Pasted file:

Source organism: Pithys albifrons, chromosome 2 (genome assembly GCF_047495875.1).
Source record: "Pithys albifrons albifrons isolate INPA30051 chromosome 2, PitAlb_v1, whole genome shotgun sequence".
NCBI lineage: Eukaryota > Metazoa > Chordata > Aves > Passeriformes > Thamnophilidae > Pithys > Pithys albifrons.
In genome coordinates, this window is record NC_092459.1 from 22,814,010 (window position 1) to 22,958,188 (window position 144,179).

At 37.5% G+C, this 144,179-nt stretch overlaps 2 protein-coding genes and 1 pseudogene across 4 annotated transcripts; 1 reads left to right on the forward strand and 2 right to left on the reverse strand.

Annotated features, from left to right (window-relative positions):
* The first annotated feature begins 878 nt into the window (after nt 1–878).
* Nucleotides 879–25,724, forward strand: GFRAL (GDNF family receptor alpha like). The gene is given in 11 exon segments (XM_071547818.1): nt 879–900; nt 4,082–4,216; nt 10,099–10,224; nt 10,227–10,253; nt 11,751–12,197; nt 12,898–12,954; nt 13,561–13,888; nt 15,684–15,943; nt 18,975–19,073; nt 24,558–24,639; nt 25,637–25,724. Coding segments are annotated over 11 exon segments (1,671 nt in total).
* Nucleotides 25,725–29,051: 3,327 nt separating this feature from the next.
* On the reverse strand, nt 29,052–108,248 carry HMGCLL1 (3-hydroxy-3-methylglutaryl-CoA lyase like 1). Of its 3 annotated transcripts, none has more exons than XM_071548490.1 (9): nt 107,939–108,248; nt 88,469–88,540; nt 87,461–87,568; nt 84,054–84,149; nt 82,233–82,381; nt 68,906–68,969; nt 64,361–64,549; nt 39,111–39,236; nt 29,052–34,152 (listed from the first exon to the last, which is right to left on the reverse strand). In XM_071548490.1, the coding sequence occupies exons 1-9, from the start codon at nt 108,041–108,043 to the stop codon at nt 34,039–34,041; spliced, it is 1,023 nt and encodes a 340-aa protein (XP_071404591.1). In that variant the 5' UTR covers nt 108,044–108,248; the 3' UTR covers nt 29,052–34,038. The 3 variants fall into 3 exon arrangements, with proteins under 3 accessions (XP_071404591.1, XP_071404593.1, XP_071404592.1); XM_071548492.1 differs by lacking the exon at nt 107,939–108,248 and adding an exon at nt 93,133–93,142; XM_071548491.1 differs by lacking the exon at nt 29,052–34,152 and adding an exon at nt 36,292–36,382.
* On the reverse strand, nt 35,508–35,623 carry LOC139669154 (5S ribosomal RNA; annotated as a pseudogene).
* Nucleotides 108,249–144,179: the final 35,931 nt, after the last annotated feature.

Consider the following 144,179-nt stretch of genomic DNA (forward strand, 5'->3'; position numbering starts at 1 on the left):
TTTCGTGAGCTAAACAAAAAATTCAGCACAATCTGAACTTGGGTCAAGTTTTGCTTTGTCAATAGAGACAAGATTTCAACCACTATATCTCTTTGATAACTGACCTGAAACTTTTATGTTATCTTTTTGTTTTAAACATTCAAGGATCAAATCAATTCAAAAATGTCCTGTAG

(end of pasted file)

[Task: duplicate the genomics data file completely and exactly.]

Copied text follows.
Source organism: Pithys albifrons, chromosome 2 (genome assembly GCF_047495875.1).
Source record: "Pithys albifrons albifrons isolate INPA30051 chromosome 2, PitAlb_v1, whole genome shotgun sequence".
NCBI lineage: Eukaryota > Metazoa > Chordata > Aves > Passeriformes > Thamnophilidae > Pithys > Pithys albifrons.
In genome coordinates, this window is record NC_092459.1 from 22,814,010 (window position 1) to 22,958,188 (window position 144,179).

At 37.5% G+C, this 144,179-nt stretch overlaps 2 protein-coding genes and 1 pseudogene across 4 annotated transcripts; 1 reads left to right on the forward strand and 2 right to left on the reverse strand.

Annotated features, from left to right (window-relative positions):
* The first annotated feature begins 878 nt into the window (after nt 1–878).
* Nucleotides 879–25,724, forward strand: GFRAL (GDNF family receptor alpha like). The gene is given in 11 exon segments (XM_071547818.1): nt 879–900; nt 4,082–4,216; nt 10,099–10,224; nt 10,227–10,253; nt 11,751–12,197; nt 12,898–12,954; nt 13,561–13,888; nt 15,684–15,943; nt 18,975–19,073; nt 24,558–24,639; nt 25,637–25,724. Coding segments are annotated over 11 exon segments (1,671 nt in total).
* Nucleotides 25,725–29,051: 3,327 nt separating this feature from the next.
* On the reverse strand, nt 29,052–108,248 carry HMGCLL1 (3-hydroxy-3-methylglutaryl-CoA lyase like 1). Of its 3 annotated transcripts, none has more exons than XM_071548490.1 (9): nt 107,939–108,248; nt 88,469–88,540; nt 87,461–87,568; nt 84,054–84,149; nt 82,233–82,381; nt 68,906–68,969; nt 64,361–64,549; nt 39,111–39,236; nt 29,052–34,152 (listed from the first exon to the last, which is right to left on the reverse strand). In XM_071548490.1, the coding sequence occupies exons 1-9, from the start codon at nt 108,041–108,043 to the stop codon at nt 34,039–34,041; spliced, it is 1,023 nt and encodes a 340-aa protein (XP_071404591.1). In that variant the 5' UTR covers nt 108,044–108,248; the 3' UTR covers nt 29,052–34,038. The 3 variants fall into 3 exon arrangements, with proteins under 3 accessions (XP_071404591.1, XP_071404593.1, XP_071404592.1); XM_071548492.1 differs by lacking the exon at nt 107,939–108,248 and adding an exon at nt 93,133–93,142; XM_071548491.1 differs by lacking the exon at nt 29,052–34,152 and adding an exon at nt 36,292–36,382.
* On the reverse strand, nt 35,508–35,623 carry LOC139669154 (5S ribosomal RNA; annotated as a pseudogene).
* Nucleotides 108,249–144,179: the final 35,931 nt, after the last annotated feature.

Consider the following 144,179-nt stretch of genomic DNA (forward strand, 5'->3'; position numbering starts at 1 on the left):
TTTCGTGAGCTAAACAAAAAATTCAGCACAATCTGAACTTGGGTCAAGTTTTGCTTTGTCAATAGAGACAAGATTTCAACCACTATATCTCTTTGATAACTGACCTGAAACTTTTATGTTATCTTTTTGTTTTAAACATTCAAGGATCAAATCAATTCAAAAATGTCCTGTAG